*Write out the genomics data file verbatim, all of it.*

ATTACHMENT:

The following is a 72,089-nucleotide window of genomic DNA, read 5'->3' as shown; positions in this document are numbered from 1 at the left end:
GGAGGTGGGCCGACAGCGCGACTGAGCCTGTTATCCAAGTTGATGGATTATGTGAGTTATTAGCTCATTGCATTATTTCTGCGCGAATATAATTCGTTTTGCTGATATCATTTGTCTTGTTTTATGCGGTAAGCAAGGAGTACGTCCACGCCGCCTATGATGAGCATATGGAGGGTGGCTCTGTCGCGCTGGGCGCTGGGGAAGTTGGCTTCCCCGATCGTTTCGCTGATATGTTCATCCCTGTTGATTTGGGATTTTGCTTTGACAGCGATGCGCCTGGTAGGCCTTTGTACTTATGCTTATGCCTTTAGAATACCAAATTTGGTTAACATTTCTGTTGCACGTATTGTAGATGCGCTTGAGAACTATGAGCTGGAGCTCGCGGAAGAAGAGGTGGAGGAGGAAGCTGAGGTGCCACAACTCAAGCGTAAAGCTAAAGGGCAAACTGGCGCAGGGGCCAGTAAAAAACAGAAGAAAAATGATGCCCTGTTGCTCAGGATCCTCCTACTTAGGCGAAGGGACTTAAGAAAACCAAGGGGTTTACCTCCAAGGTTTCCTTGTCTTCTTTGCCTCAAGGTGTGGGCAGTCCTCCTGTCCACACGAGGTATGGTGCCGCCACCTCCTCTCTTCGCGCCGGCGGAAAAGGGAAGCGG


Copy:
The following is a 72,089-nucleotide window of genomic DNA, read 5'->3' as shown; positions in this document are numbered from 1 at the left end:
GGAGGTGGGCCGACAGCGCGACTGAGCCTGTTATCCAAGTTGATGGATTATGTGAGTTATTAGCTCATTGCATTATTTCTGCGCGAATATAATTCGTTTTGCTGATATCATTTGTCTTGTTTTATGCGGTAAGCAAGGAGTACGTCCACGCCGCCTATGATGAGCATATGGAGGGTGGCTCTGTCGCGCTGGGCGCTGGGGAAGTTGGCTTCCCCGATCGTTTCGCTGATATGTTCATCCCTGTTGATTTGGGATTTTGCTTTGACAGCGATGCGCCTGGTAGGCCTTTGTACTTATGCTTATGCCTTTAGAATACCAAATTTGGTTAACATTTCTGTTGCACGTATTGTAGATGCGCTTGAGAACTATGAGCTGGAGCTCGCGGAAGAAGAGGTGGAGGAGGAAGCTGAGGTGCCACAACTCAAGCGTAAAGCTAAAGGGCAAACTGGCGCAGGGGCCAGTAAAAAACAGAAGAAAAATGATGCCCTGTTGCTCAGGATCCTCCTACTTAGGCGAAGGGACTTAAGAAAACCAAGGGGTTTACCTCCAAGGTTTCCTTGTCTTCTTTGCCTCAAGGTGTGGGCAGTCCTCCTGTCCACACGAGGTATGGTGCCGCCACCTCCTCTCTTCGCGCCGGCGGAAAAGGGAAGCGG